To take everything a bit deeper than it already is, everything changes throughout time!! Apples will rot and pictures will get developed better and give you more money. Suppose you want to eat an apple and it’s a bit overdue, then you’ll get less health from it. If it’s completely overdue, then it will make you sick! Really an incredibly fun feature and one that enhances even more the possible combinations of the cards. Think what a little seed can become if you wait long enough!

Also nice to mention is that in this world you don’t earn money by beating creatures: you need to take pictures of them! This is done by using the cards before a fight, but of course pictures taken during battle bring in a lot more cash. A lot of money can be earned by shooting boses while little worms will hardly worth anything.

The way you rise in levels is also very original. This doesn’t go automatically but you need to visit a church for that. There you can choose to uplift your stats or raise the amount of Magnus you can keep and use. This latter option can’t be done everywhere and anytime though, you need to fulfill certain conditions each time you want to progress. I guess by now you’ve noticed that Baten Kaitos nicely fulfills the need for innovation in the RPG genre!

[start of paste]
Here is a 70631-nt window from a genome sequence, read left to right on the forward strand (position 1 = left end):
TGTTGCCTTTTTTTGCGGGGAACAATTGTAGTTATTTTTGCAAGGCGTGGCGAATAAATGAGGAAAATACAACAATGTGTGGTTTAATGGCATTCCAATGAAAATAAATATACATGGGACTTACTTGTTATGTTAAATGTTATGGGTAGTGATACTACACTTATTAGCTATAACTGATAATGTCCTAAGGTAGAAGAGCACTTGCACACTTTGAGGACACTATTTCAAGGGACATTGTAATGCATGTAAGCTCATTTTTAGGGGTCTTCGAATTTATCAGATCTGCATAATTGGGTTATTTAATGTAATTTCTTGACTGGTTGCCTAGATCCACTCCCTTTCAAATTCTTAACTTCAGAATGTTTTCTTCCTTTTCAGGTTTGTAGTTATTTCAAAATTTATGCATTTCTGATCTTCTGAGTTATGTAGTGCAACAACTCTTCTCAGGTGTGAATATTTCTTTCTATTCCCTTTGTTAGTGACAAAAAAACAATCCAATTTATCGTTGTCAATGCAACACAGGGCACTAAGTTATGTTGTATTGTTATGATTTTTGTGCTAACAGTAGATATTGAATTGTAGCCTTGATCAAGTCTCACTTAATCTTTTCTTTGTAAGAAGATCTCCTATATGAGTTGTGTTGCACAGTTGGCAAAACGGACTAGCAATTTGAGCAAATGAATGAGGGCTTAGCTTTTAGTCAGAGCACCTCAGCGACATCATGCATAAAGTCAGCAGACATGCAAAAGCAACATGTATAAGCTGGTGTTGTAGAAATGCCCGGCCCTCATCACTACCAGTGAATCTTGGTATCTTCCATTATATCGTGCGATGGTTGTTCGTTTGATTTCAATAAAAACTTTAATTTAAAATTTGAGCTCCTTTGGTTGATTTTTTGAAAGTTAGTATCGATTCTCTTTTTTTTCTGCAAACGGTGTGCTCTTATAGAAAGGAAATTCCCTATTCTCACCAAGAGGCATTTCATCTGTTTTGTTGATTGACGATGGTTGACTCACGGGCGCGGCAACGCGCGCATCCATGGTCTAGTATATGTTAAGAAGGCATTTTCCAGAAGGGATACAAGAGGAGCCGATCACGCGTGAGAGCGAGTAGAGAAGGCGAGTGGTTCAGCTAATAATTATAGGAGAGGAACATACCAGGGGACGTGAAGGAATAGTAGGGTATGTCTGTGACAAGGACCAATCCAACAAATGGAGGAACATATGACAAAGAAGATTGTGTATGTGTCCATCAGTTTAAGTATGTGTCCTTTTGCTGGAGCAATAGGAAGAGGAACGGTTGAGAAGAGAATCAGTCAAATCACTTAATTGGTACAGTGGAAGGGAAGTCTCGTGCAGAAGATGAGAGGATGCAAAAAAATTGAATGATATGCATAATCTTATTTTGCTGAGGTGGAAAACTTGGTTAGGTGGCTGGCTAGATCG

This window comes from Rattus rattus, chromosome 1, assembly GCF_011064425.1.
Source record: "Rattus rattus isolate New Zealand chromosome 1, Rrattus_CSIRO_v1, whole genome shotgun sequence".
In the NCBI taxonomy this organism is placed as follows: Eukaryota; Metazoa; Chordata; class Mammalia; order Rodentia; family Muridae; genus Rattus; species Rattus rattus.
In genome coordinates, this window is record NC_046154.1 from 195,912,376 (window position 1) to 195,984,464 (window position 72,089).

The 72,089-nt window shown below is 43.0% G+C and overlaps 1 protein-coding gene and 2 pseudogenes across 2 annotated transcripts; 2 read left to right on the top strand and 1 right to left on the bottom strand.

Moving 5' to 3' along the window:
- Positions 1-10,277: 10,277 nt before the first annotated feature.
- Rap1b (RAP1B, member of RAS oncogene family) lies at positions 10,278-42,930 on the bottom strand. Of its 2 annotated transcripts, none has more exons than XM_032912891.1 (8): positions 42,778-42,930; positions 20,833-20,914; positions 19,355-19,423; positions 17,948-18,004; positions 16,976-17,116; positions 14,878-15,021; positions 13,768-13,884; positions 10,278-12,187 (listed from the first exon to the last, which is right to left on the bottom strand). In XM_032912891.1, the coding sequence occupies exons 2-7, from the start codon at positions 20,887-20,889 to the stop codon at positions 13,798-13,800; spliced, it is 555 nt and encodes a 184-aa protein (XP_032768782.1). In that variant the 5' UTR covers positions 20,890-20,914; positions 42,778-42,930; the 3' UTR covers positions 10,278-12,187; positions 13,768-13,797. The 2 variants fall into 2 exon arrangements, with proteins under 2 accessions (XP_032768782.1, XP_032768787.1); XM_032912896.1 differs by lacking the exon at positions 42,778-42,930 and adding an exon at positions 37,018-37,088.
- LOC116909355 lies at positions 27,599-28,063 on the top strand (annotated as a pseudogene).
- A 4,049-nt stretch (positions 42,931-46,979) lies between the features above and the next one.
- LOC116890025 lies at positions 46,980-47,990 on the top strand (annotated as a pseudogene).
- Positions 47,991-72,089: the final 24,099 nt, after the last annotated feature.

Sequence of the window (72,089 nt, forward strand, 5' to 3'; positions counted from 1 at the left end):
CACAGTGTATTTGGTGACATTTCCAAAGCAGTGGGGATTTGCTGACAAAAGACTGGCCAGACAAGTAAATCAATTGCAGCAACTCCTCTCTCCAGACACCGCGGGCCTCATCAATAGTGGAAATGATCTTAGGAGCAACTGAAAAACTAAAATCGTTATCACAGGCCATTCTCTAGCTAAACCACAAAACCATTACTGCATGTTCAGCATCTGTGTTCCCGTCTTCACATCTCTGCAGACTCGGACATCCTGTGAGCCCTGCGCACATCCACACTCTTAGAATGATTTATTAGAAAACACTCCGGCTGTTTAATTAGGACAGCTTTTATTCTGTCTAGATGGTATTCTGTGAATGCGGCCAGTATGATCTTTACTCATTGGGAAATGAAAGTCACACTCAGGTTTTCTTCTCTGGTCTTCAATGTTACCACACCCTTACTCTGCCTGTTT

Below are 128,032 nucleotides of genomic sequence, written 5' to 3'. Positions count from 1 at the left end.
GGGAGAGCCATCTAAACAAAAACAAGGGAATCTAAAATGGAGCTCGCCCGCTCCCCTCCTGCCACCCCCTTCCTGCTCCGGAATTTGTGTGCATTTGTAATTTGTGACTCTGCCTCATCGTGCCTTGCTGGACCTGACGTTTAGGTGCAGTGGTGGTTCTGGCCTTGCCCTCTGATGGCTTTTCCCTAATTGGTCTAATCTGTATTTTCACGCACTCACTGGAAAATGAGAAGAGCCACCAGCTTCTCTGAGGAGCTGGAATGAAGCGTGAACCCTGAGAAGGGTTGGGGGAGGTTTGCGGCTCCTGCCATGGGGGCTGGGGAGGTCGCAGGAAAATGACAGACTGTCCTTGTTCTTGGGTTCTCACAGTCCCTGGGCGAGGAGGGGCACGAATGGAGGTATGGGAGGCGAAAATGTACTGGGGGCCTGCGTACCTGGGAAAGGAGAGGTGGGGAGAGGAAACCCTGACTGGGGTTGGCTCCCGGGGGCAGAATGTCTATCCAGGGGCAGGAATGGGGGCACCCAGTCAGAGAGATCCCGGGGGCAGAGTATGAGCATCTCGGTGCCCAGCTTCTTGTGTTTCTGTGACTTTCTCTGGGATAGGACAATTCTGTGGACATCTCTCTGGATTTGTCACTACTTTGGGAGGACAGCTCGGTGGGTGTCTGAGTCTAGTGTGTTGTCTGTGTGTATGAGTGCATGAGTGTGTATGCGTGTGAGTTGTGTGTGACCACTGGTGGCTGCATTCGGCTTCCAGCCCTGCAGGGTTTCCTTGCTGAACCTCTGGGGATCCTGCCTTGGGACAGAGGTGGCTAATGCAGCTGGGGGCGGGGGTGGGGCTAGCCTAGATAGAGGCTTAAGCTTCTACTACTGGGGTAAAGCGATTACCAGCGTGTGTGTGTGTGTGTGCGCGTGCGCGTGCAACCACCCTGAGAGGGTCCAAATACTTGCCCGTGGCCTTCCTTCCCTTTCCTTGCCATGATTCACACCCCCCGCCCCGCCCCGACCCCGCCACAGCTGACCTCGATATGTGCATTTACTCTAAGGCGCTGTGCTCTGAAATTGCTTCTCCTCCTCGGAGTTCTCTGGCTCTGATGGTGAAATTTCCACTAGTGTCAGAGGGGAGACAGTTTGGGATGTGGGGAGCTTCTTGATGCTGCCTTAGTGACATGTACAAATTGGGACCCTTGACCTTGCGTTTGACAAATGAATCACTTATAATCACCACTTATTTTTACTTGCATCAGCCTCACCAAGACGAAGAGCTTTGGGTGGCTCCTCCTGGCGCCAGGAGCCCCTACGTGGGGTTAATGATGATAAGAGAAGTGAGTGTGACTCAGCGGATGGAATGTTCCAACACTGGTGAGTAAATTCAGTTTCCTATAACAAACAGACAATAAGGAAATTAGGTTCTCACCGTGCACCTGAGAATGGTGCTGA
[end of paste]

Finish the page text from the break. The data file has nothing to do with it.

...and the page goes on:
The conclusion can be deducted from what I had to say above. Baten Kaitos is a very original RPG that offers a lot of depth, something that’s not always easy to find on Gamecube. The card and Magnus system offers a welcome variation and is strategically appealing thanks to the many details and combinations, but also not without flaws.

Thanks to the beautiful graphics and good music this title is a recommendation for RPG lovers. Don’t expect something equal to other console- or PC RPG’s though, BK is something very unlike anything else, but definitely worth it!

Our Score:
related game: Baten Kaitos
posted in: GC, NamcoBandai, Reviews